# Source code for networkx.algorithms.covering

```
""" Functions related to graph covers."""
from functools import partial
from itertools import chain
import networkx as nx
from networkx.utils import arbitrary_element, not_implemented_for
__all__ = ["min_edge_cover", "is_edge_cover"]
[docs]
@not_implemented_for("directed")
@not_implemented_for("multigraph")
@nx._dispatchable
def min_edge_cover(G, matching_algorithm=None):
"""Returns the min cardinality edge cover of the graph as a set of edges.
A smallest edge cover can be found in polynomial time by finding
a maximum matching and extending it greedily so that all nodes
are covered. This function follows that process. A maximum matching
algorithm can be specified for the first step of the algorithm.
The resulting set may return a set with one 2-tuple for each edge,
(the usual case) or with both 2-tuples `(u, v)` and `(v, u)` for
each edge. The latter is only done when a bipartite matching algorithm
is specified as `matching_algorithm`.
Parameters
----------
G : NetworkX graph
An undirected graph.
matching_algorithm : function
A function that returns a maximum cardinality matching for `G`.
The function must take one input, the graph `G`, and return
either a set of edges (with only one direction for the pair of nodes)
or a dictionary mapping each node to its mate. If not specified,
:func:`~networkx.algorithms.matching.max_weight_matching` is used.
Common bipartite matching functions include
:func:`~networkx.algorithms.bipartite.matching.hopcroft_karp_matching`
or
:func:`~networkx.algorithms.bipartite.matching.eppstein_matching`.
Returns
-------
min_cover : set
A set of the edges in a minimum edge cover in the form of tuples.
It contains only one of the equivalent 2-tuples `(u, v)` and `(v, u)`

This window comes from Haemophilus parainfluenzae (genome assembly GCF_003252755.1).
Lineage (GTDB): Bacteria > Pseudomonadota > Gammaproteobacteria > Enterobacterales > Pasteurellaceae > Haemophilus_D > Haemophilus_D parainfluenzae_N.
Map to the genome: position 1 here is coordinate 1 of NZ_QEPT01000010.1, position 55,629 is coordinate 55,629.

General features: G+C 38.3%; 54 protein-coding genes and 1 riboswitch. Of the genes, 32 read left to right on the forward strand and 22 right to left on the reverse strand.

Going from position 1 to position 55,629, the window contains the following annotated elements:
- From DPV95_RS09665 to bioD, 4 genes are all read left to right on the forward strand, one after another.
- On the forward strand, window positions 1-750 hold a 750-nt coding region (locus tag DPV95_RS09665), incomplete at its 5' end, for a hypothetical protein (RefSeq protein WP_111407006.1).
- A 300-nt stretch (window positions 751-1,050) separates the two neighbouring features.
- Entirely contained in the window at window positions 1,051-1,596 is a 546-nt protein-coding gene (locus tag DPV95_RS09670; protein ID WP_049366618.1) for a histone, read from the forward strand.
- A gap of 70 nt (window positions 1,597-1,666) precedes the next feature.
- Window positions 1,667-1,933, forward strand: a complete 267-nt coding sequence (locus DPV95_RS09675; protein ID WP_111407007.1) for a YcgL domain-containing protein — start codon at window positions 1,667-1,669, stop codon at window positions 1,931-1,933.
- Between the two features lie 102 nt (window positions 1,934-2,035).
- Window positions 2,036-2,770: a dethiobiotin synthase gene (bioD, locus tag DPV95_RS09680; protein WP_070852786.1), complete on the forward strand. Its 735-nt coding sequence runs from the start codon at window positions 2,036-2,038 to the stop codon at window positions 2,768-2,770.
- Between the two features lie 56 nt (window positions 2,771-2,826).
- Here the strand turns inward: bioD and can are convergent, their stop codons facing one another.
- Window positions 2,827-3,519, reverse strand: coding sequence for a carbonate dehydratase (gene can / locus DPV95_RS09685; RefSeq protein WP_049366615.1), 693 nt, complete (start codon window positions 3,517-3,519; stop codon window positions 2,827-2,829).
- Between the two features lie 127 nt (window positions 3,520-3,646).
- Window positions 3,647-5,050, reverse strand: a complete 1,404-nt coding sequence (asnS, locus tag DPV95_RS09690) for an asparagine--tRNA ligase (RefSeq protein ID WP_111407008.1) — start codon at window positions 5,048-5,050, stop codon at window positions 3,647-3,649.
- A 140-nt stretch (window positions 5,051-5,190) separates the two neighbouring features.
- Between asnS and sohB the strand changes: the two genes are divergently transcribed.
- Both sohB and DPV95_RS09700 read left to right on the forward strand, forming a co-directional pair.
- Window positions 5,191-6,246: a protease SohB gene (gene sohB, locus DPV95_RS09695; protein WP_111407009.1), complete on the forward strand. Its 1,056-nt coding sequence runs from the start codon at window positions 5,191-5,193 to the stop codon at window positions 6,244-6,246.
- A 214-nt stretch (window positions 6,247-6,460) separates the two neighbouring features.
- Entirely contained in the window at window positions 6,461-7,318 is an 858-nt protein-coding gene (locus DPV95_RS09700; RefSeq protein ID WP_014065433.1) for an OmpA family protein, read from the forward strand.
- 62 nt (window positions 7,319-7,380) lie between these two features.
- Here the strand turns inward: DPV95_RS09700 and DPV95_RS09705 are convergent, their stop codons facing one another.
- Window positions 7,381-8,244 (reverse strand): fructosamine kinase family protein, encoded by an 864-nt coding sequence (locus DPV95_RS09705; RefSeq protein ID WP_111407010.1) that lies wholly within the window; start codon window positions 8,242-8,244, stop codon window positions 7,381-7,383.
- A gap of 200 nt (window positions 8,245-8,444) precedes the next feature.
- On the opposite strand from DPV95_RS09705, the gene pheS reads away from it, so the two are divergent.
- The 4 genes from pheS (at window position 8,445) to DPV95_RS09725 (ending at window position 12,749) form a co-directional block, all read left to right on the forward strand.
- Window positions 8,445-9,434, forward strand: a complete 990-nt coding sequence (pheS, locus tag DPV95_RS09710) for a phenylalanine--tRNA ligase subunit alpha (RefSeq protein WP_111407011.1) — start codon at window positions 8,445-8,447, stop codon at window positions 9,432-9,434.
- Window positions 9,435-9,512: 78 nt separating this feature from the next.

for each edge. If a bipartite method is used to compute the matching,
the returned set contains both the 2-tuples `(u, v)` and `(v, u)`
for each edge of a minimum edge cover.
Examples
--------
>>> G = nx.Graph([(0, 1), (0, 2), (0, 3), (1, 2), (1, 3)])
>>> sorted(nx.min_edge_cover(G))
[(2, 1), (3, 0)]
Notes
-----
An edge cover of a graph is a set of edges such that every node of
the graph is incident to at least one edge of the set.
The minimum edge cover is an edge covering of smallest cardinality.
Due to its implementation, the worst-case running time of this algorithm
is bounded by the worst-case running time of the function
``matching_algorithm``.
Minimum edge cover for `G` can also be found using the `min_edge_covering`
function in :mod:`networkx.algorithms.bipartite.covering` which is
simply this function with a default matching algorithm of
:func:`~networkx.algorithms.bipartite.matching.hopcraft_karp_matching`
"""
if len(G) == 0:
return set()
if nx.number_of_isolates(G) > 0:
# ``min_cover`` does not exist as there is an isolated node
raise nx.NetworkXException(
"Graph has a node with no edge incident on it, so no edge cover exists."
)
if matching_algorithm is None:
matching_algorithm = partial(nx.max_weight_matching, maxcardinality=True)
maximum_matching = matching_algorithm(G)
# ``min_cover`` is superset of ``maximum_matching``
try:
# bipartite matching algs return dict so convert if needed
min_cover = set(maximum_matching.items())
bipartite_cover = True
except AttributeError:
min_cover = maximum_matching
bipartite_cover = False
# iterate for uncovered nodes
uncovered_nodes = set(G) - {v for u, v in min_cover} - {u for u, v in min_cover}
for v in uncovered_nodes:
# Since `v` is uncovered, each edge incident to `v` will join it
# with a covered node (otherwise, if there were an edge joining
# uncovered nodes `u` and `v`, the maximum matching algorithm
# would have found it), so we can choose an arbitrary edge
# incident to `v`. (This applies only in a simple graph, not a
# multigraph.)
u = arbitrary_element(G[v])
min_cover.add((u, v))
if bipartite_cover:
min_cover.add((v, u))
return min_cover
[docs]
@not_implemented_for("directed")
@nx._dispatchable
def is_edge_cover(G, cover):
"""Decides whether a set of edges is a valid edge cover of the graph.
Given a set of edges, whether it is an edge covering can
be decided if we just check whether all nodes of the graph
has an edge from the set, incident on it.
Parameters
----------
G : NetworkX graph
An undirected bipartite graph.
cover : set
Set of edges to be checked.
Returns
-------
bool
Whether the set of edges is a valid edge cover of the graph.
Examples
--------
>>> G = nx.Graph([(0, 1), (0, 2), (0, 3), (1, 2), (1, 3)])
>>> cover = {(2, 1), (3, 0)}
>>> nx.is_edge_cover(G, cover)
True
Notes
-----
An edge cover of a graph is a set of edges such that every node of
the graph is incident to at least one edge of the set.
"""
return set(G) <= set(chain.from_iterable(cover))
```